A study of three separate firms, over the span of nine months conducted by Wageningen Environmental Research, claims that office plants could reduce sick days by a fifth. The academics employed the aid of plant experts and found a positive influence of flora to be observable as early as three months.
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Two similar office spaces in each of the three companies were used to carry out the experiment. One office space was filled with plants, including installations on the walls while the other office space was left as it was. Satisfaction levels were measured at three-month intervals.
Curiously enough, the participants who worked in the greener rooms reported that same degree of stress as the group occupying the bare offices, yet they took 20% fewer days off. The only definitive-consistent effect induced by the plant life was a 5% increase in air moisture on average and a 17% increase during winter.
Ladders previously reported on the documented positive role plant life plays on purifying air: “They can remove up to 80-90% volatile organic compounds (VOCs) including substances such as formaldehyde, benzene, and trichloroethylene.”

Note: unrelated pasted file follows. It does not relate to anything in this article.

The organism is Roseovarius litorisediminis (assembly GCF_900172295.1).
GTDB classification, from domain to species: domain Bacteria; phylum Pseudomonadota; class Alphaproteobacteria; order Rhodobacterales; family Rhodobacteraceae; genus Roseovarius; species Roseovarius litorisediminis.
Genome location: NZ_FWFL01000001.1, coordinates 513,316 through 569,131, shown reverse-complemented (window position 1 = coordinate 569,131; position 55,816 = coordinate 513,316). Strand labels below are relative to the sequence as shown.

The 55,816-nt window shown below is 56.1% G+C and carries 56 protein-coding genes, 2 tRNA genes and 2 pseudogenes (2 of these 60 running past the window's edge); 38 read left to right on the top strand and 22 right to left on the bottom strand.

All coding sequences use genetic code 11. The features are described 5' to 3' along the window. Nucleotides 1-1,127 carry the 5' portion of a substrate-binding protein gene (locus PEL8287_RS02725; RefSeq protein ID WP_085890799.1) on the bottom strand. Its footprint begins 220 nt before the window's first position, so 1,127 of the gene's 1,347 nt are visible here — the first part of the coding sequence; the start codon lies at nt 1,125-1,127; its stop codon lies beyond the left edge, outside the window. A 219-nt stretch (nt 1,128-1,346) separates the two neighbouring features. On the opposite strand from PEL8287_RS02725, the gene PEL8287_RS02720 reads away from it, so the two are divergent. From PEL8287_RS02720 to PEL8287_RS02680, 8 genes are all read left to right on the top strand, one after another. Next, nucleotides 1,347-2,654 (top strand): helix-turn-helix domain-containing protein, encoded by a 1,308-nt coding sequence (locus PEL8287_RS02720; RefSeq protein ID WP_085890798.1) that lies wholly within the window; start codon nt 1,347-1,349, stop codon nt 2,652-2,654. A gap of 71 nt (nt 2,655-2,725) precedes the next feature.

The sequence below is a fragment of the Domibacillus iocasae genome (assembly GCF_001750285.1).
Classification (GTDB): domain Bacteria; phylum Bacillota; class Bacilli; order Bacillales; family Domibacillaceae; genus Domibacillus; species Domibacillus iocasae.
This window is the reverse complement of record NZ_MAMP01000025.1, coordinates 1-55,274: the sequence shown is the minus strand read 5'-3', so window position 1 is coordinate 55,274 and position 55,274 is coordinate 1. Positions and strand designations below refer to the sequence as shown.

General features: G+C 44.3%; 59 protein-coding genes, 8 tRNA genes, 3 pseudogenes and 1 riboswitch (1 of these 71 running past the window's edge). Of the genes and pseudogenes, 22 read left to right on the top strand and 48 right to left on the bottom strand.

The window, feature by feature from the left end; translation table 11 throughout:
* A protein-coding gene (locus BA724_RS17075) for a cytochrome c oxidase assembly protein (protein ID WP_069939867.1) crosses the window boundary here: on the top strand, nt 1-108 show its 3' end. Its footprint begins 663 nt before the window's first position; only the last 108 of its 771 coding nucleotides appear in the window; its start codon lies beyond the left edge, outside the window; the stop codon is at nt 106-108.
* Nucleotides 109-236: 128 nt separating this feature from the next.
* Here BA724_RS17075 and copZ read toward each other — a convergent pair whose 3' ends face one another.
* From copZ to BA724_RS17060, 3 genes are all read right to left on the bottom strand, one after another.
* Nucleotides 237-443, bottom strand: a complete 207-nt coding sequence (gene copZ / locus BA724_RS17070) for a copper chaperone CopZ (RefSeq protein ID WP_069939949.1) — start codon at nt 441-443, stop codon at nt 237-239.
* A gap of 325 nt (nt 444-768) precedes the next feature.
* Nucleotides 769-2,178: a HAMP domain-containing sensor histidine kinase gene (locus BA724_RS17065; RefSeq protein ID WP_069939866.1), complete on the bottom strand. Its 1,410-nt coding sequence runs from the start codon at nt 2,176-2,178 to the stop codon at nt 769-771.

Additional studies have proven that plant life greatly boosts productivity. According to Washington State University, blood pressure levels were lower in workers when plants were present in their interior office.
Research is still being done in order to get more tangible results as it relates to absenteeism but if the experimentation done so far is to be any indication, we could be talking 1.6 fewer sick days a year per worker.
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